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Questions remain in Iowa State Patrol deployment to southern border

For the safety of the troopers assigned to the U.S.-Mexico border, ISP is withholding details of the mission.

WEST DES MOINES, Iowa — It has been two weeks since Gov. Kim Reynolds agreed to send troopers with the Iowa State Patrol to help Texas law enforcement with border security efforts.  But there are still some lingering questions about the agreement, like when the two-week assignment starts and who's paying for the deployment.

This year has brought the highest levels of border crossings in some 20 years, according to the U.S. Customs and Border Protection.

CBP also reported a 233% increase in fentanyl seizures in March 2021 from the previous year. In May, that increased climbed to 300%.

Reynolds' office said those drugs are making their way to Iowa.

"My first responsibility is to the health and safety of Iowans and the humanitarian crisis at our nation's southern border is affecting all 50 states," she said in a news release in June.

Denise Leifker, criminal justice professor at Simpson College in Indianola said that's why the Emergency Management Assistance Compact is in place.

"You're agreeing to help somebody when they're in need. And if that particular state is asking for assistance, we are just participating in what we have agreed to participate in if we can do it," said Leifker. "The people in our state believe that we have the capacity to be able to assist."

ISP told Local 5 in a statement the deployment won't impact public safety here at home because:

"The size of the deployed team and time of the deployment...will be similar in scope to our commitment to other special assignments such as RAGBRAI and the Iowa State Fair."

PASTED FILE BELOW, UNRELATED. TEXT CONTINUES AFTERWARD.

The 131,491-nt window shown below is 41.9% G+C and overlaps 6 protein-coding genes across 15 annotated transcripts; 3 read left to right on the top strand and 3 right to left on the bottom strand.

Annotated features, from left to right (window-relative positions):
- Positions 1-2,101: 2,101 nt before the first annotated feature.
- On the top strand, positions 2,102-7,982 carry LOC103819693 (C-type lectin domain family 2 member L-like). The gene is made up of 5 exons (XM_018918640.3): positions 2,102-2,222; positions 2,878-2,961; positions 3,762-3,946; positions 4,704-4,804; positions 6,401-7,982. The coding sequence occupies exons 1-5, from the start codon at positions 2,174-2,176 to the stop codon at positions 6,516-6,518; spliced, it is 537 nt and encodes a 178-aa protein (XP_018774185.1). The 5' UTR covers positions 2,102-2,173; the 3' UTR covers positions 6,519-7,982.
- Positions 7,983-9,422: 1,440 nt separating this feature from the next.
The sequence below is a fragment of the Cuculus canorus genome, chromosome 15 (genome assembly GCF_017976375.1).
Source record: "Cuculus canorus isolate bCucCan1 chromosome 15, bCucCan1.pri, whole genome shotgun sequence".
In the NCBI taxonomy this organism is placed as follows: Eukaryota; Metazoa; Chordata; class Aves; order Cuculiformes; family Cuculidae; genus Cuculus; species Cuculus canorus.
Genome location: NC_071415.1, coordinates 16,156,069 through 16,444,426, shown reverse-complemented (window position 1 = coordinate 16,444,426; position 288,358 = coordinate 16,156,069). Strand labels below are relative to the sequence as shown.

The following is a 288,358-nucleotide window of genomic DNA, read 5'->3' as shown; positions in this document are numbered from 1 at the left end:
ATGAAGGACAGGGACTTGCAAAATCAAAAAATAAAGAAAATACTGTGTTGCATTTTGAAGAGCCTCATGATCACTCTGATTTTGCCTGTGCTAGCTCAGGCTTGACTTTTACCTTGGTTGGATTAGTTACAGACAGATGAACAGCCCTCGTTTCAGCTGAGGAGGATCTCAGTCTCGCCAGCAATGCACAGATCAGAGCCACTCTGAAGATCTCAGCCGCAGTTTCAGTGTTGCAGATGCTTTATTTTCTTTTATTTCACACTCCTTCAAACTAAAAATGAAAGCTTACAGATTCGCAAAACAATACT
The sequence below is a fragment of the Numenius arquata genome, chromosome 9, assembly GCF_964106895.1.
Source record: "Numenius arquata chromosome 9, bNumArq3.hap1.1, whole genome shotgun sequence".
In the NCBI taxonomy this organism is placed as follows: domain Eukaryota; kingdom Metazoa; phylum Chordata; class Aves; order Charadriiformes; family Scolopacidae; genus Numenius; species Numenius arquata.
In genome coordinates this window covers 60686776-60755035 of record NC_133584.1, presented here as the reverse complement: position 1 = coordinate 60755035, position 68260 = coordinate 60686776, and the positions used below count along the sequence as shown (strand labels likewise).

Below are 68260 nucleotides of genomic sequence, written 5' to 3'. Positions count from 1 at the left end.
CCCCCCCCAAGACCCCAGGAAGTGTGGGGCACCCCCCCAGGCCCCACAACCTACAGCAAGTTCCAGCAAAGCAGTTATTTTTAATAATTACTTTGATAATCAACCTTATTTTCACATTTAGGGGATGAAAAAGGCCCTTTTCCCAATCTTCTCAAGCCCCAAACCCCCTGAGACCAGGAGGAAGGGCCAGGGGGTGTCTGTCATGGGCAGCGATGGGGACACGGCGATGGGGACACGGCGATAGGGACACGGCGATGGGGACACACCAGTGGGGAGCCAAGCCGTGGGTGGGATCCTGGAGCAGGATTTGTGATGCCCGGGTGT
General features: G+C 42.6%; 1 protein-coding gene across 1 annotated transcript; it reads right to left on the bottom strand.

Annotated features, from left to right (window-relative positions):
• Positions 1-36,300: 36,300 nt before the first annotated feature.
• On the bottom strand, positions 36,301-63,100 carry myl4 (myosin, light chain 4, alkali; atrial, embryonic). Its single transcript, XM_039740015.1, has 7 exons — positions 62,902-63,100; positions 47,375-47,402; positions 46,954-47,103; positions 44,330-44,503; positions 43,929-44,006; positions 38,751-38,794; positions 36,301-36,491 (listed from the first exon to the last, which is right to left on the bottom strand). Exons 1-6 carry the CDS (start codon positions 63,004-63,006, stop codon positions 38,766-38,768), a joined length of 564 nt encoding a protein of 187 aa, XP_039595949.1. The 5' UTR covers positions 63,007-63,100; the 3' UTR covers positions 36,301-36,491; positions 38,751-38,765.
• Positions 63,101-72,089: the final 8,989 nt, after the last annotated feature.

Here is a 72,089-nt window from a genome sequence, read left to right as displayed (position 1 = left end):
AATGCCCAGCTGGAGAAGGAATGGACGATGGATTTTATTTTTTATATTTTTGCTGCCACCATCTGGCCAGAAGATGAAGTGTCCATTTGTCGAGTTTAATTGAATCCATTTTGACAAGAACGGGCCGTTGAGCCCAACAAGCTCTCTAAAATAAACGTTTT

Professor Leifker agrees the impact would be minimal. 

"We're talking about two weeks, and it would be essentially like with different shifts and vacations in the summer and things like that, I think it's something that we probably will be okay to handle for two weeks. Although, I understand why people might be a little bit concerned," she said.

ISP said a number of details about the mission are withheld for the safety of the troopers. Leifker, however, believes troopers are well prepared.

"They may be asked to exercise skills that they're not regularly doing, but I don't think it's something that's above the capacity of what they've been trained in. It's essentially working with people trying to deescalate situations, handle security issues," she said.

While the cost doesn't get calculated until the assignment ends, ISP says who will play for the deployment is still being discussed.

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